So why do we care about God? Well, my answer is because we do. There is something inside every human being that is seeking awe and responds to it. There is something inside us that senses the reality of something greater than us. We want to know this Other and to understand it, in part, so we can better know ourselves. Why are we here? What is our purpose? How should we live? If there is a Being who called forth creation than these questions can only be answered by searching for that Being. Those of us who have searched have come to find that this Being exists and makes its essence known to us. As we come to know God we find ourselves responding to this relationship through reverence, worship, and conformity (a word I like better than ‘obedience’ because it invites new searching as opposed to forced compliance).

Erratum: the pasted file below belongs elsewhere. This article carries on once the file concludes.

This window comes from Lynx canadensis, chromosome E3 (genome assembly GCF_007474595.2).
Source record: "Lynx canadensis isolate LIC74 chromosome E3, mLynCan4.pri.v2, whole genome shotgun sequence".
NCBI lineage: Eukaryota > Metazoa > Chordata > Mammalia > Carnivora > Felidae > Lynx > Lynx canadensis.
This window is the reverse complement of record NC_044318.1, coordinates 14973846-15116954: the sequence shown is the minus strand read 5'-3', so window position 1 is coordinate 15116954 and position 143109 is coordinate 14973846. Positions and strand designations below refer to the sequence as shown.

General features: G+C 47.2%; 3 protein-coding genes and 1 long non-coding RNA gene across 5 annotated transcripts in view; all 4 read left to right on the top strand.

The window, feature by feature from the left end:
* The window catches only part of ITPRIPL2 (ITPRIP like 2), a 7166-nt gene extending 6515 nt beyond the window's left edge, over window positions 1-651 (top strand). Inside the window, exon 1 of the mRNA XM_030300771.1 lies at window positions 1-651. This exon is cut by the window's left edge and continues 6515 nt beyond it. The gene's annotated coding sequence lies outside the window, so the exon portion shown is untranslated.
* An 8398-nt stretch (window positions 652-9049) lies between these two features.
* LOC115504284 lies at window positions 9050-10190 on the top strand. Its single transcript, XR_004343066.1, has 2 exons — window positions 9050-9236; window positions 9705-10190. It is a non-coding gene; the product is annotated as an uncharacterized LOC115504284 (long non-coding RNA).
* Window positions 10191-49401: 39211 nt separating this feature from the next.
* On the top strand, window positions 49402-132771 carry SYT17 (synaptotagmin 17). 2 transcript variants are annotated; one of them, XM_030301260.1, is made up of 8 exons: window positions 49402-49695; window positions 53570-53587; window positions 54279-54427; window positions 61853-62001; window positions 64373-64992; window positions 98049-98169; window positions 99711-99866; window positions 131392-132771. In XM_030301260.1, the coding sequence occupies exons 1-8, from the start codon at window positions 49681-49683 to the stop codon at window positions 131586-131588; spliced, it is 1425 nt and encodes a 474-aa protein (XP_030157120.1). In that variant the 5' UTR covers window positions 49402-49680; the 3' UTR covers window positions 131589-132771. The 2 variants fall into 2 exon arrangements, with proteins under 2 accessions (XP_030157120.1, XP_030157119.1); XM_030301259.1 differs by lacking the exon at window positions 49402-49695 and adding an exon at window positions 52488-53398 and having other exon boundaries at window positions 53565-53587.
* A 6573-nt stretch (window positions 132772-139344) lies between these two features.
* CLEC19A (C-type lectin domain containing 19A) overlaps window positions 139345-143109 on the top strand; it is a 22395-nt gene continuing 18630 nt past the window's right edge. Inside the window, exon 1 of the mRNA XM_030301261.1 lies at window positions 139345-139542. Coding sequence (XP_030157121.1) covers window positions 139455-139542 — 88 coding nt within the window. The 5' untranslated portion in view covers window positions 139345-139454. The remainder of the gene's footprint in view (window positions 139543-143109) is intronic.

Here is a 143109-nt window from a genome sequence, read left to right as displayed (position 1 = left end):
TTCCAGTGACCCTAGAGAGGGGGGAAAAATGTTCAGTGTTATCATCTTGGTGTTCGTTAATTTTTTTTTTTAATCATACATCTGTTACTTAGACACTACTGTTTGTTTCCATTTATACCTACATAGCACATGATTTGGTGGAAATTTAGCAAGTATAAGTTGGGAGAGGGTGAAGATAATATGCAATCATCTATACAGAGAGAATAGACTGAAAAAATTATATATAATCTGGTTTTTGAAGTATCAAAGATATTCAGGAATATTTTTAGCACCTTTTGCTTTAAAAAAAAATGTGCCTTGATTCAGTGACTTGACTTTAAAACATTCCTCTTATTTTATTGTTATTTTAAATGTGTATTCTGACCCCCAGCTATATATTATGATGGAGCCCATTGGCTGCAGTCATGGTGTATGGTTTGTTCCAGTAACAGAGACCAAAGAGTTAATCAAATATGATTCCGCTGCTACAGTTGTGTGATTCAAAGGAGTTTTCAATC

But how to revere? How to worship? And how to align ourselves? Every religious tradition has strands of insight derived from looking at the world around us and determining that certain attitudes, behaviors, and actions are better than others. Most religious traditions go deeper than this to include understanding received through mystical experiences (revelations, if you will) that form the core of their teaching. Beyond all of this, we in the Christian tradition confess that God’s very self became incarnate… a human being through whose words and actions we can see fullness of God’s desire and intent for all creation. We human beings who seek awe and respond to it have seen in human flesh the Holy Awe at the heart of all reality. It is in and through Jesus that we find satisfying answers to who we are, why we are here, and what we are to do.